Girl development is gaining the attention of national governments, international relief organisations and hundreds of millions of individuals. But to turn ambition into action we have to look critically at how we deliver programming for girls and incorporate girls from the start, says Judith Bruce, senior associate and policy analyst with the Population Council.
It's time to close the gap between awareness, aspirations and investments on the ground for the 600 million adolescent girls in the developing world at the cusp of adulthood and promise.
Girls stand at the centre of the international agenda as key drivers of change. Without a focus on key populations of adolescent girls, critical global and national commitments will not be met. Not only does investing in girls make financial sense, failing to do so is nothing less than planned poverty.
HOW THINGS STAND TODAY
Investment is not getting to the girls who need it most. Adolescents with the greatest advantages are being given the most resources, while those facing the greatest risks are getting the least. In Burkina Faso only 19 per cent of the population served by youth centres are girls, whereas 36 per cent of the 'youth' in question are men older than 20.
Applying girl-centred design can address this harmful disparity.
Girl-centred design puts girls at the centre of each and every programme decision - from identifying which girls to target, when and why, to measuring results at the level of the girl. Girl-centred design requires both a strategic vision and a practical plan - planning at scale while carrying out carefully observed, phased implementation on the ground.
If we act now to build girls' health, social and economic assets, these girls will anchor the virtuous circle from poverty to broad-based economic inclusion, social participation and health. That is the power of girl-centred design.
FOUR THINGS TO KNOW
1 IDENTIFY THE RIGHT GIRLS: MAKING AN INFORMED CHOICE
We have the data to define areas where girls are at the highest risk, and we can use it to prioritise them. Disaggregating data by age, sex and key indicators - such as schooling, marital and childbearing status - is critical to strategically selecting the target group.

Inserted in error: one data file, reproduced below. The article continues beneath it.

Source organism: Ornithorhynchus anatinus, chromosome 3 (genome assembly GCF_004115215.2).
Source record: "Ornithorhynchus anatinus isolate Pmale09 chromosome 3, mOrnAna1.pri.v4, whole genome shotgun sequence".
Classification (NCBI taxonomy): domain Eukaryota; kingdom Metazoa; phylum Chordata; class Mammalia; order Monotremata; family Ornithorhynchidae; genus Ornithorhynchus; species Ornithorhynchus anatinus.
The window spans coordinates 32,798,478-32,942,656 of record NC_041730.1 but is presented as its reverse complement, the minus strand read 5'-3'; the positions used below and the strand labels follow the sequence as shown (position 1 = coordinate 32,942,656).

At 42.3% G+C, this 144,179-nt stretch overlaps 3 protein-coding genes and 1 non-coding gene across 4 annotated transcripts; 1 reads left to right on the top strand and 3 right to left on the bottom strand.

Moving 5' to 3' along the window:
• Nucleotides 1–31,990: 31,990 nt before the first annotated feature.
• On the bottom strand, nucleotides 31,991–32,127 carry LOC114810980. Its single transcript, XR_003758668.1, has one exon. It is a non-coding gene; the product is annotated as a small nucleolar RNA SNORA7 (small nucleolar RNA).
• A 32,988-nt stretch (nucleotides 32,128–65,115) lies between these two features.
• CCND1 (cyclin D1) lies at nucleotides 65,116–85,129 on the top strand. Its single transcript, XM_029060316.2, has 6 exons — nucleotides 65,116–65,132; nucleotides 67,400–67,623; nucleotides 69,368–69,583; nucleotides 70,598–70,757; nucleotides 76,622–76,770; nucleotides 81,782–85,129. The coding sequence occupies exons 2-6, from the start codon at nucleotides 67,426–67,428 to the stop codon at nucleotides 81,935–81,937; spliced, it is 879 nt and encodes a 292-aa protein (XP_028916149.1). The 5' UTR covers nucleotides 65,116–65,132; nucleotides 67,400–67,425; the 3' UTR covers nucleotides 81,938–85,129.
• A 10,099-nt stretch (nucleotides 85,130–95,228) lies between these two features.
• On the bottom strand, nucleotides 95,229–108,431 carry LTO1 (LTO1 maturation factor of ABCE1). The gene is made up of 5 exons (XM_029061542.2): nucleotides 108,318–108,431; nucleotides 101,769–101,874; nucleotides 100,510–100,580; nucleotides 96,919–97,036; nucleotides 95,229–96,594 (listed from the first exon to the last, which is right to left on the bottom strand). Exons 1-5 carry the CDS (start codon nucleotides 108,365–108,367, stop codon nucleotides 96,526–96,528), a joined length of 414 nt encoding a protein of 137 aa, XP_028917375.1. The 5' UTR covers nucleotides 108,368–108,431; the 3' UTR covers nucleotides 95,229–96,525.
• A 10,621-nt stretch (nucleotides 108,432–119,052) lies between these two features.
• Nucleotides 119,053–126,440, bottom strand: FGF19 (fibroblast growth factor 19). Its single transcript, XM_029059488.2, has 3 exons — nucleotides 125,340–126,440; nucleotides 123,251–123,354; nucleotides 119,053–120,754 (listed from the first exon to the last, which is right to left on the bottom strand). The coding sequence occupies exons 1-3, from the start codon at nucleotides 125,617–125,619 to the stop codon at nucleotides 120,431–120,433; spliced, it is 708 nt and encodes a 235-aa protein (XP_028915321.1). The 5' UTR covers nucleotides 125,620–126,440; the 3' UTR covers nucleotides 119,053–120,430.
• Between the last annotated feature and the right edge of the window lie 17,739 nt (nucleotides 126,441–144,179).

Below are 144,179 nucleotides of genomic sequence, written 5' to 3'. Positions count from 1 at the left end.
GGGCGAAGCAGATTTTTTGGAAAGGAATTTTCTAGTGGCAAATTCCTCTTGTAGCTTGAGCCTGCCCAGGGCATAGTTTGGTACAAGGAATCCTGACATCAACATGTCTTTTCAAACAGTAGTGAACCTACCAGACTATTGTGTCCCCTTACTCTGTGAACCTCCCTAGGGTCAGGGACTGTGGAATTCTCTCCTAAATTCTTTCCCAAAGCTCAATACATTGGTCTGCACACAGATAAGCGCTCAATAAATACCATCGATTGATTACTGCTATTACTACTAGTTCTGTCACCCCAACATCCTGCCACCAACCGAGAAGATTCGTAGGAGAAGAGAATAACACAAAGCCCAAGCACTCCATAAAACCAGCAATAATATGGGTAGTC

The Population Council has developed maps for about 50 countries, which pinpoint large concentrations of girls at high risk down to a sub-national level. Data is split so we can compare males and females and contrast sub-national regions in the same country.
2 BUILD SUPPORT: MOBILISING MENTORS
Even in the poorest communities there are young women who have exceptional capacities to mentor younger girls. A visible role model inspires a girl to imagine an achievable future. Mentors are the lynchpins of girl-centred design programmes. They help recruit girls, negotiate with families and the community, host meetings with girls and deliver health, social and economic content.
There are publications to help with this: Girl-Centered Design: A Toolkit to Develop, Strengthen & Expand Adolescent Girl Programs and Girls' Leadership and Mentoring: A Girls First! Publication provide guidance on selecting, training and supporting mentors and developing girls' leadership skills.
3 SET GOALS: DEVELOPING A MEASURABLE VISION
When girls feature in development programmes and plans, it's often the consequences to be avoided that are highlighted. We can't form a revolution around negatives. We must define the key social, health and economic assets girls need to get on track and move ahead.
Girl-centred design asks girls, mentors, community members and leaders which assets girls should have, and by when. For example: by what age should a girl know the danger signs of pregnancy? Have emergency savings? Know where to go for help?
Reality-tested benchmarks of being prepared for the future should guide programme content and evaluation plans.
4 DEVELOP MATERIALS: WHICH CONTENT TO DELIVER AND HOW TO DELIVER IT
Methods, content and success indicators should be tailored to the specific situations faced by each group of disadvantaged girls. Some materials are available 'off the shelf', while others can be adapted, but many have yet to be developed - such as core financial education materials for girls in poor communities.
We must prepare and plan with girls for the reality that they will be supporting themselves and their children, solely or substantially.
GIRL-CENTRED DESIGN WORKS
This is not just theory. There is evidence of girl-centred design working successfully with almost every important segment of disadvantaged girls. From tackling child marriage in Ethiopia, to working with indigenous girls in Guatemala and city girls in danger in Kenya and Uganda, this is an approach that can - and does - lift girls out of poverty.
Though the circle of girl advocates and enthusiasts has grown, the number of projects on the ground has not increased commensurately with this interest.
The time is now to challenge ourselves to create a committed investment strategy.